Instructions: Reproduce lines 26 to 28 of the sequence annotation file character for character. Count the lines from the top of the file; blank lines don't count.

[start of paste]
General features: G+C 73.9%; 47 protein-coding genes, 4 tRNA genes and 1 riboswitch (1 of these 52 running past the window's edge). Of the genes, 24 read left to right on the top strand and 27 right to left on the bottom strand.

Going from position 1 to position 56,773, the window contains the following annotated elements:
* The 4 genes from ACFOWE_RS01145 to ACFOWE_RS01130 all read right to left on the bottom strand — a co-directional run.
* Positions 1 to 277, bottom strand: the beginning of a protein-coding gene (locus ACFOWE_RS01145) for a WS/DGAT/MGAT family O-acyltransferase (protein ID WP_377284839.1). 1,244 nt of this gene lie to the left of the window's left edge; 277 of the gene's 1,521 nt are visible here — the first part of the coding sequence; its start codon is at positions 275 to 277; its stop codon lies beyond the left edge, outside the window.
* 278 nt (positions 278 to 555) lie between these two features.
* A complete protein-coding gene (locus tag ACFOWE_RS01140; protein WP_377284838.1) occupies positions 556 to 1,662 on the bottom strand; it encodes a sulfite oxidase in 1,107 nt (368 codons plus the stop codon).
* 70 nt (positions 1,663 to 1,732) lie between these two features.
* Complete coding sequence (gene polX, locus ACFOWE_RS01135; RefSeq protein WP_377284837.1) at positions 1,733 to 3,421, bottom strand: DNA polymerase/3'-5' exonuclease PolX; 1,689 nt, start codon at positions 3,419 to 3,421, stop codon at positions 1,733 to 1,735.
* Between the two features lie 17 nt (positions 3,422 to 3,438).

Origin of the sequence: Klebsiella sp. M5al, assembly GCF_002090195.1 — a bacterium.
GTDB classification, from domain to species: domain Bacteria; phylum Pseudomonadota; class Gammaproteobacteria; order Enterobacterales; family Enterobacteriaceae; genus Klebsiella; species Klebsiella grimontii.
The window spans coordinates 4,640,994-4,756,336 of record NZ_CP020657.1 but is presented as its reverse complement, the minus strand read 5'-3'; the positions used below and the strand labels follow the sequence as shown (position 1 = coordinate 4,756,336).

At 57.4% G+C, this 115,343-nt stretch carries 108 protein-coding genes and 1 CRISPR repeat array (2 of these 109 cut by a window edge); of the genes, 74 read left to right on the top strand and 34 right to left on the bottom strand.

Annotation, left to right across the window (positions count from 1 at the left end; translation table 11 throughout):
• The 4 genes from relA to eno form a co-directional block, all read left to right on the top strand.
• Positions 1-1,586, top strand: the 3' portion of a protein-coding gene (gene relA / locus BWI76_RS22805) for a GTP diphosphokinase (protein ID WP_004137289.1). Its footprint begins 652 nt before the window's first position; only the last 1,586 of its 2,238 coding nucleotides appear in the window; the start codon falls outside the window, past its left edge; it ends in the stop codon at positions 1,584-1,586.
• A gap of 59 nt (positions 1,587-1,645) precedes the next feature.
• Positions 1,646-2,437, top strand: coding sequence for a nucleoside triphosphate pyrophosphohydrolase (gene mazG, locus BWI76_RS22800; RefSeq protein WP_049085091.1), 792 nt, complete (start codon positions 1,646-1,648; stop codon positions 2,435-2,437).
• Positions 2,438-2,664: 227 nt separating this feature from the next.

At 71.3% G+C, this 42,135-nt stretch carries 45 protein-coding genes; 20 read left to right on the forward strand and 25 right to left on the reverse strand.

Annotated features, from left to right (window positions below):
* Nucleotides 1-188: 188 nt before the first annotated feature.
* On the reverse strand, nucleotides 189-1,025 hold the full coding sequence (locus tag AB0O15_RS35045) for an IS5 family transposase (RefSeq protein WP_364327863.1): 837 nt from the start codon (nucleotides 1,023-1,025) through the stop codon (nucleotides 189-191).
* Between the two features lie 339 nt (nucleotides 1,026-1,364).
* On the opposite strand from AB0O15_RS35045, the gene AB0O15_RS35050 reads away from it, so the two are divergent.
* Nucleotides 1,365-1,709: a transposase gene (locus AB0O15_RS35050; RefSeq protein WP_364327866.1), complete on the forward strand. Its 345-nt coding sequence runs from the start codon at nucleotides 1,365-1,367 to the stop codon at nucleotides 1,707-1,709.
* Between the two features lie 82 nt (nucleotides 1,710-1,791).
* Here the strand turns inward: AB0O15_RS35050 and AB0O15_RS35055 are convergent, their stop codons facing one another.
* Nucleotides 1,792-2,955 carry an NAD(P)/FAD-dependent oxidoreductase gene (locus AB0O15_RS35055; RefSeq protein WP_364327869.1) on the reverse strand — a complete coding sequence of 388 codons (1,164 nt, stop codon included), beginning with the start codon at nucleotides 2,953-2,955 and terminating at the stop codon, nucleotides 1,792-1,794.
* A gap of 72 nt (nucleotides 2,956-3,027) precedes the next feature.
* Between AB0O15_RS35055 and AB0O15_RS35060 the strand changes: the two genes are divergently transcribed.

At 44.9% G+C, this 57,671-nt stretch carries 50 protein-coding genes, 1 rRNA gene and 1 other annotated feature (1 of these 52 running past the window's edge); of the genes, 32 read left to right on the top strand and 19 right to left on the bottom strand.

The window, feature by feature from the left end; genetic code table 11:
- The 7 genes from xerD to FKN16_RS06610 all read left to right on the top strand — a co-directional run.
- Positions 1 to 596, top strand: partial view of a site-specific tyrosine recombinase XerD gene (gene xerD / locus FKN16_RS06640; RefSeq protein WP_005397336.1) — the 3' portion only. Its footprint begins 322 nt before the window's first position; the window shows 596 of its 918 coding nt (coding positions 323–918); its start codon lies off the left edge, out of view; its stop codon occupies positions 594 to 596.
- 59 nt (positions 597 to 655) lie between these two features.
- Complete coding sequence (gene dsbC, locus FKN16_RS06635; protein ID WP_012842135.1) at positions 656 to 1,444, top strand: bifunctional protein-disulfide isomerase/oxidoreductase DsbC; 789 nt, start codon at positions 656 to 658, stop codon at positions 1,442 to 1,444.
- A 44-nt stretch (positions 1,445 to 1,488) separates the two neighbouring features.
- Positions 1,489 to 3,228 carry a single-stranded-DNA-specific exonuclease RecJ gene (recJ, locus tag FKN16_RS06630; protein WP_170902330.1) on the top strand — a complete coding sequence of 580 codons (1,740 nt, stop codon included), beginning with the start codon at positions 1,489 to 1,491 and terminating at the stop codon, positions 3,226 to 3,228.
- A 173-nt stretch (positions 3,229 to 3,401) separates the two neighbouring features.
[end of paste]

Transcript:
* Nucleotides 1,365-1,709: a transposase gene (locus AB0O15_RS35050; RefSeq protein WP_364327866.1), complete on the forward strand. Its 345-nt coding sequence runs from the start codon at nucleotides 1,365-1,367 to the stop codon at nucleotides 1,707-1,709.
* Between the two features lie 82 nt (nucleotides 1,710-1,791).
* Here the strand turns inward: AB0O15_RS35050 and AB0O15_RS35055 are convergent, their stop codons facing one another.